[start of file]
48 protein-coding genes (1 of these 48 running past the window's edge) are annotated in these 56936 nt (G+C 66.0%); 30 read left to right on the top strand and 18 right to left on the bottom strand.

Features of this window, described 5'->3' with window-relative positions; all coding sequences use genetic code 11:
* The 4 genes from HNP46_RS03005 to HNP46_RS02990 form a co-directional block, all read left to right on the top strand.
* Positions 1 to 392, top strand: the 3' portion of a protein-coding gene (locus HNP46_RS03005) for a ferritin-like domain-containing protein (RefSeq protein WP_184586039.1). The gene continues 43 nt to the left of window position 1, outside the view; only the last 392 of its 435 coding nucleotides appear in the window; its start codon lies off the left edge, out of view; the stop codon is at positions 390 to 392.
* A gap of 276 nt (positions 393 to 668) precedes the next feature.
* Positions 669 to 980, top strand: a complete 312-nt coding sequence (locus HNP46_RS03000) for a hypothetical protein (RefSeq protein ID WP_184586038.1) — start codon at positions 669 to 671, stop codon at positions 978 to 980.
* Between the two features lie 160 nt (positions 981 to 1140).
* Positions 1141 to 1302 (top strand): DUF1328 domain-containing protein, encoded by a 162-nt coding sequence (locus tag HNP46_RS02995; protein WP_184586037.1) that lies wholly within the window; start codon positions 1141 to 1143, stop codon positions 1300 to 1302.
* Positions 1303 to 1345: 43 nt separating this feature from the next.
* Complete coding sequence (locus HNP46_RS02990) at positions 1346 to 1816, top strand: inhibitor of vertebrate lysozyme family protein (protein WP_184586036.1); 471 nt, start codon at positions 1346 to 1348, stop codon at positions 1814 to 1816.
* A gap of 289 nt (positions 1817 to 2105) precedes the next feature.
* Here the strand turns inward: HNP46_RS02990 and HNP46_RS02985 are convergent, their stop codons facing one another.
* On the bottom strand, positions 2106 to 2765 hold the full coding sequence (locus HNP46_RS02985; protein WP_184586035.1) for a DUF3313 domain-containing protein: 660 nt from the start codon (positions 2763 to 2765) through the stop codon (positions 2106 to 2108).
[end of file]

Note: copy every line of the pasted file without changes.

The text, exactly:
48 protein-coding genes (1 of these 48 running past the window's edge) are annotated in these 56936 nt (G+C 66.0%); 30 read left to right on the top strand and 18 right to left on the bottom strand.

Features of this window, described 5'->3' with window-relative positions; all coding sequences use genetic code 11:
* The 4 genes from HNP46_RS03005 to HNP46_RS02990 form a co-directional block, all read left to right on the top strand.
* Positions 1 to 392, top strand: the 3' portion of a protein-coding gene (locus HNP46_RS03005) for a ferritin-like domain-containing protein (RefSeq protein WP_184586039.1). The gene continues 43 nt to the left of window position 1, outside the view; only the last 392 of its 435 coding nucleotides appear in the window; its start codon lies off the left edge, out of view; the stop codon is at positions 390 to 392.
* A gap of 276 nt (positions 393 to 668) precedes the next feature.
* Positions 669 to 980, top strand: a complete 312-nt coding sequence (locus HNP46_RS03000) for a hypothetical protein (RefSeq protein ID WP_184586038.1) — start codon at positions 669 to 671, stop codon at positions 978 to 980.
* Between the two features lie 160 nt (positions 981 to 1140).
* Positions 1141 to 1302 (top strand): DUF1328 domain-containing protein, encoded by a 162-nt coding sequence (locus tag HNP46_RS02995; protein WP_184586037.1) that lies wholly within the window; start codon positions 1141 to 1143, stop codon positions 1300 to 1302.
* Positions 1303 to 1345: 43 nt separating this feature from the next.
* Complete coding sequence (locus HNP46_RS02990) at positions 1346 to 1816, top strand: inhibitor of vertebrate lysozyme family protein (protein WP_184586036.1); 471 nt, start codon at positions 1346 to 1348, stop codon at positions 1814 to 1816.
* A gap of 289 nt (positions 1817 to 2105) precedes the next feature.
* Here the strand turns inward: HNP46_RS02990 and HNP46_RS02985 are convergent, their stop codons facing one another.
* On the bottom strand, positions 2106 to 2765 hold the full coding sequence (locus HNP46_RS02985; protein WP_184586035.1) for a DUF3313 domain-containing protein: 660 nt from the start codon (positions 2763 to 2765) through the stop codon (positions 2106 to 2108).